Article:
This is a heartfelt letter to all you amphibious Aussies out there taking on the ocean like its a back yard paddling pool. That huge expanse of salty, wavey water is home to many a creature but not humans for many, many years. Our land is girt by sea – I get it – and it comes as naturally to you as putting vegemite on your toast in the morning.
Only understand this – It’s not natural. You jump into the surf in clothes you just went to the pub in and get out looking like someone from a surf magazine.
I was brought up on the north west coast of England where the sea was something to be absolutely feared. We may go paddling in the choppy water with the grey clouds looming overhead and the waves crashing noisily a few hundred yards out but swimming in there was never, ever, ever entertained. And this is in Blackpool where never a shark, crocodile or jellyfish has ever been seen.
You make it look bloody inviting and oh so simple.
Just recently I was at the beach with a couple of Aussie mates who were hanging out just past the break having a lovely conversation – bobbing along and occasionally pausing mid sentence to duck underneath a wave if it was too big and breaking a bit early. Do they teach this shit in school here or what? And a few metres behind them was me getting smashed in the face by waves whilst trying to look cool. My reason for not going past the break? The water was at least chest height which at the time seemed a much scarier concept.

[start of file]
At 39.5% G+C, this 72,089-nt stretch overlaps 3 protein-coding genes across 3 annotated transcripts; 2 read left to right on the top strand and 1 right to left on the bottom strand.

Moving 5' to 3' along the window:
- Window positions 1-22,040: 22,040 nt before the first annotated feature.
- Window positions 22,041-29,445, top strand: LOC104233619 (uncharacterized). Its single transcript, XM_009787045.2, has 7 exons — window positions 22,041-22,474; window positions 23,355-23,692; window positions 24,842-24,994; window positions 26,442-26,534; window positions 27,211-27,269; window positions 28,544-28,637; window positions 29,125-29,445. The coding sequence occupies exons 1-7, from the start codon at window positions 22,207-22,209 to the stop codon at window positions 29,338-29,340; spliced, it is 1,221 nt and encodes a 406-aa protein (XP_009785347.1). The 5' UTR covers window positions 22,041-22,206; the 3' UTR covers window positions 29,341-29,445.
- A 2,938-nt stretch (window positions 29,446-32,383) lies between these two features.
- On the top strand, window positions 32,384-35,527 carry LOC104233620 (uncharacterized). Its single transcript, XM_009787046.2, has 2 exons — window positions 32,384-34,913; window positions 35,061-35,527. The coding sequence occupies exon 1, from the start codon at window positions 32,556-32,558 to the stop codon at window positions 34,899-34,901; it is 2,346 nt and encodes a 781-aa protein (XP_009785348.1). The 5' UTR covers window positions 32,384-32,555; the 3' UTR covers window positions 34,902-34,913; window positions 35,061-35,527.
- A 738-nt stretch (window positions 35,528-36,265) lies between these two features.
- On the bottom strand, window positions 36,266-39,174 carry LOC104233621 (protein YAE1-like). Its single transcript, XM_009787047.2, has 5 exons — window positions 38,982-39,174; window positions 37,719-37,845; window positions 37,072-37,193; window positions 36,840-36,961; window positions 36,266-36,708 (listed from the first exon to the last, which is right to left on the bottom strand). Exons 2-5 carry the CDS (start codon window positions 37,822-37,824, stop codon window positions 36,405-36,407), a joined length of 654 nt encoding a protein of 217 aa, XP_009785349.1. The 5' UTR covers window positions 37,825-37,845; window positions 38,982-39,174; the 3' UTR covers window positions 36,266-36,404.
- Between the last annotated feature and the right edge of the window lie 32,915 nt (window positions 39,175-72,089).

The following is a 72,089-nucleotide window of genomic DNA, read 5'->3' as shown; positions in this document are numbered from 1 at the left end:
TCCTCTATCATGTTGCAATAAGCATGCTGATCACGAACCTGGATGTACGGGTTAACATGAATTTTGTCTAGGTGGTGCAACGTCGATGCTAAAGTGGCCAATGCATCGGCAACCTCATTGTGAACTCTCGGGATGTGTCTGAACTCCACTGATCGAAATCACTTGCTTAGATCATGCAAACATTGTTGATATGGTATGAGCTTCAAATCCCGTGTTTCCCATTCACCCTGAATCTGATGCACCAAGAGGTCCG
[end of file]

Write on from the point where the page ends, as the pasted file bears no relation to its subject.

My friends emerge from the ocean a few minutes later after a nice relaxing dip looking like pro surfers whilst I emerge out of the surf wearing half a bikini and expelling sea water/seaweed/small sea creatures from my nose – missing jewellery and decorum.
I’ve not taken my duties as an Australian lightly – believe me over the years I’ve braved many a session with the sea. My first and last ever surf lesson still gives me nightmares as I recall the cool surf instructor dudes chatting up the very capable 18 year olds in the class as I was dragged towards the rocks on a rip. I think in the end I was saved by a passing school kid out for a swim but to be honest it’s still all a bit of a traumatic blur.
To be fair it’s not just the Ocean that causes me problems – I’ve had a few panicky moments in sedate swimming pools too and as an Aussie citizen I feel I’m letting the side down every time I approach the water.
So please fellow countrymen if you see me thinking it looks pretty pleasant out there just remember we weren’t all born in board shorts with a snorkel in our mouth.
Please just take my hand and lead me to the nearest ice cream van or donkey ride, or sit me with the toddlers building castles in the sand where a native Blackpool girl really belongs.